In Cambodia: The Muslim Minority
September 19, 2007
Only 2-3% of Cambodia’s population is Muslim, but on the streets of Phnom Penh and its village suburbs, Muslims’ colorful veils and sarongs are a common sight. Historically, Muslims and the majority Buddhist Khmer population have enjoyed peaceful relations: the King has traditionally funded pilgrimages to Mecca for selected Muslims, and Muslims have served as advisors in the royal court and as government ministers. Since the events of September 11, 2001, though, there appears to have been more scrutiny of the Muslim community in Cambodia for signs of radicalization.
This trend may have been catalyzed by the fact that for six months around 2002-2003, Jemaah Islamiyah leader, Hambali, hid in Phnom Penh, geographically linking Cambodia to Islamic extremism. Although there is no evidence that Hambali was sheltered by the Cambodian Muslim community, the Cambodian government has since cracked down against perceived instances of extremism taking root on Cambodian soil. For example, in May 2004, Cambodian police raided and closed down a Middle-East-funded Islamic school named Umm Al-Qura near Phnom Penh. An Egyptian and two Thai teachers were deported; later in 2004, 28 foreign Muslim teachers were also deported by the Cambodian government
There have been credible reports that international charities are promoting radicalization by encouraging extreme theological interpretations of the Koran among the Cambodian Muslim population, and discouraging participation in mainstream Cambodian society, including voting at elections. Following decades of civil war and foreign occupation, Cambodia was destitute in the early 1990s. Since then, Cambodia has enjoyed peace, economic growth, and relative political stability. Several elections have been held, and have been adjudged as broadly free and fair. Discouraging the Muslim population to vote is an unhealthy development that may corrode the relative harmony of Cambodian society of the past decade and sow discord among religious groups.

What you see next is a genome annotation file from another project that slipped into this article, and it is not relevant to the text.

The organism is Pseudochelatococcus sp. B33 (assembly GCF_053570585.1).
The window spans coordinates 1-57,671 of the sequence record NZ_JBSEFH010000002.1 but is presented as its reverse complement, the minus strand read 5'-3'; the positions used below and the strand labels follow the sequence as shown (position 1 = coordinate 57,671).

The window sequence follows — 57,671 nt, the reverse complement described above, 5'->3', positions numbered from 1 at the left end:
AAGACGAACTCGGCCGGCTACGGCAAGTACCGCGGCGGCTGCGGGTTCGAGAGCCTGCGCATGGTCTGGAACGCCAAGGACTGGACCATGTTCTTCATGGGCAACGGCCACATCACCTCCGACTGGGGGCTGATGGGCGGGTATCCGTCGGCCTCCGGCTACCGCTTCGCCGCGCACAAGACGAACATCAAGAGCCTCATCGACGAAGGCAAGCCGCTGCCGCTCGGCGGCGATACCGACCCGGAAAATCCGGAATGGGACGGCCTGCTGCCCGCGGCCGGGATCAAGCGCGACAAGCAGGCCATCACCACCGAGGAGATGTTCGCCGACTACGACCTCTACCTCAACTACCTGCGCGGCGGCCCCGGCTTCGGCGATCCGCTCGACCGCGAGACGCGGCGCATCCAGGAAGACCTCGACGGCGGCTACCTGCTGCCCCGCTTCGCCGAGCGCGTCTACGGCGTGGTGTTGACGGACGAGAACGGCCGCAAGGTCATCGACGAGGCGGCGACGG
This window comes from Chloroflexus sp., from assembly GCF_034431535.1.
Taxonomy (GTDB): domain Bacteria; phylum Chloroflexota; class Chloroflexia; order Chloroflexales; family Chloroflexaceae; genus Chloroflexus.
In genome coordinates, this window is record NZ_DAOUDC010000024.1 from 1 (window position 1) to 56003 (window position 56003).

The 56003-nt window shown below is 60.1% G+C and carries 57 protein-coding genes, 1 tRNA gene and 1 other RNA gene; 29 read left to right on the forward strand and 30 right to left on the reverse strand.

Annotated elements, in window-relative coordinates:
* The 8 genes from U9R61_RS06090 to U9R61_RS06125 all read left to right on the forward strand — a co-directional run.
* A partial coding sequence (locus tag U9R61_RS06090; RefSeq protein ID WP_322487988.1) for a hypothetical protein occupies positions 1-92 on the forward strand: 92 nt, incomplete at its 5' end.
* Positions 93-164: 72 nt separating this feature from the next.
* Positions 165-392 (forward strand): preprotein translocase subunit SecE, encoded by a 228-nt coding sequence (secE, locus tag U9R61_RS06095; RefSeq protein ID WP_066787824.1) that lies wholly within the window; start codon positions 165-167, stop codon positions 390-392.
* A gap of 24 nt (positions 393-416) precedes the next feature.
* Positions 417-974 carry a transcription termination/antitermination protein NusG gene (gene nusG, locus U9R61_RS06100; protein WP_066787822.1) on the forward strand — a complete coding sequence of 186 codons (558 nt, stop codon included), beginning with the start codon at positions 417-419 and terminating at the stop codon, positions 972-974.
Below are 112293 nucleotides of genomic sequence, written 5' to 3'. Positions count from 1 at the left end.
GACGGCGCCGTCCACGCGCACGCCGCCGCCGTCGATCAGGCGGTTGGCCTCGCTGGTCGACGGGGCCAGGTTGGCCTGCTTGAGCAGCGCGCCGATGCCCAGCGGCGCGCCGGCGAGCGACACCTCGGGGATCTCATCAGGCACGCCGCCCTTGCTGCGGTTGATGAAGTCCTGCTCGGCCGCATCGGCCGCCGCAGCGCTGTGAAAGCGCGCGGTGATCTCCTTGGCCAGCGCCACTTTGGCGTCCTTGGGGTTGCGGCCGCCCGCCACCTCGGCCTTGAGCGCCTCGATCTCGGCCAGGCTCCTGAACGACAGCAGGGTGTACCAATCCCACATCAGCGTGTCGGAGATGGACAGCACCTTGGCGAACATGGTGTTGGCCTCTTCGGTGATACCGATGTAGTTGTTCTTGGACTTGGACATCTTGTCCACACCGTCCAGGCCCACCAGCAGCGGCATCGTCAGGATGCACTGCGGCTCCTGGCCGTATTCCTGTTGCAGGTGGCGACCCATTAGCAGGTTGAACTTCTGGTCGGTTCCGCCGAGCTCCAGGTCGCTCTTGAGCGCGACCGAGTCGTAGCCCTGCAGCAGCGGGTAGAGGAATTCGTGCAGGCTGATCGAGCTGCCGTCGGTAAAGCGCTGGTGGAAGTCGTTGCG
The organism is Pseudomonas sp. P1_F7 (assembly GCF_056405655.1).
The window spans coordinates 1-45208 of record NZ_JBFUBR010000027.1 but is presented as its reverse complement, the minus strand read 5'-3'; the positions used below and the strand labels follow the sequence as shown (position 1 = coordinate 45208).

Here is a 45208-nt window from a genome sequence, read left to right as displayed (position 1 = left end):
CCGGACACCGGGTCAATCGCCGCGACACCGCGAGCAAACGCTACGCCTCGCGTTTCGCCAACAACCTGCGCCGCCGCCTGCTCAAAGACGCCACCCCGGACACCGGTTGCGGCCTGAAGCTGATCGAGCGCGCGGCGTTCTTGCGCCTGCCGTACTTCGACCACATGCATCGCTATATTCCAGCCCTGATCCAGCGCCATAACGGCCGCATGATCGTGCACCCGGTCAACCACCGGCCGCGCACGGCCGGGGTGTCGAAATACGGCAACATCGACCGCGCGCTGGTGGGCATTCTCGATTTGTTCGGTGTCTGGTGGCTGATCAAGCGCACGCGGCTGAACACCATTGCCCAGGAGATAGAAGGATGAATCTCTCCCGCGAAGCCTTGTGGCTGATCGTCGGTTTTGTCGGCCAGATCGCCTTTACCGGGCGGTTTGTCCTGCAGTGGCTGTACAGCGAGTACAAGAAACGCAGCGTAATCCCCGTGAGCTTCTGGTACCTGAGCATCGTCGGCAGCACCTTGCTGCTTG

Growing exclusivist tendencies could discourage Cambodia’s Muslims from participating in civic life. Muslim women, in particular, are being urged and sometimes forced to limit their interactions outside the home; some may be prevented from exercising their right to vote. This is an unwelcome development, as elections and civic participation are crucial moments in Cambodia’s civic development. As a minority group, Muslims should preserve their stake in Cambodian society through robust civic engagement and participation, not by isolating themselves.
Roderick Brazier is The Asia Foundation’s Country Representative in Cambodia.
About our blog, InAsiaInAsia is a weekly in-depth, in-country resource for readers who want to stay abreast of significant events and issues shaping Asia\’s development, hosted by The Asia Foundation. Drawing on the first-hand insight of over 70 renowned experts in over 20 countries, InAsia delivers concentrated analysis on issues affecting each region of Asia, as well as Foundation-produced reports and polls.
InAsia is posted and distributed every Wednesday evening, Pacific Time and is accessible via email and RSS. If you have any questions, please send an email to email@example.com.
ContactFor questions about InAsia, or for our cross-post and re-use policy, please send an email to firstname.lastname@example.org.
The Asia Foundation
465 California St., 9th Floor
San Francisco, CA 94104
PO Box 193223
San Francisco, CA 94119-3223
HIGHLIGHTS ACROSS ASIA
Asia's free library for children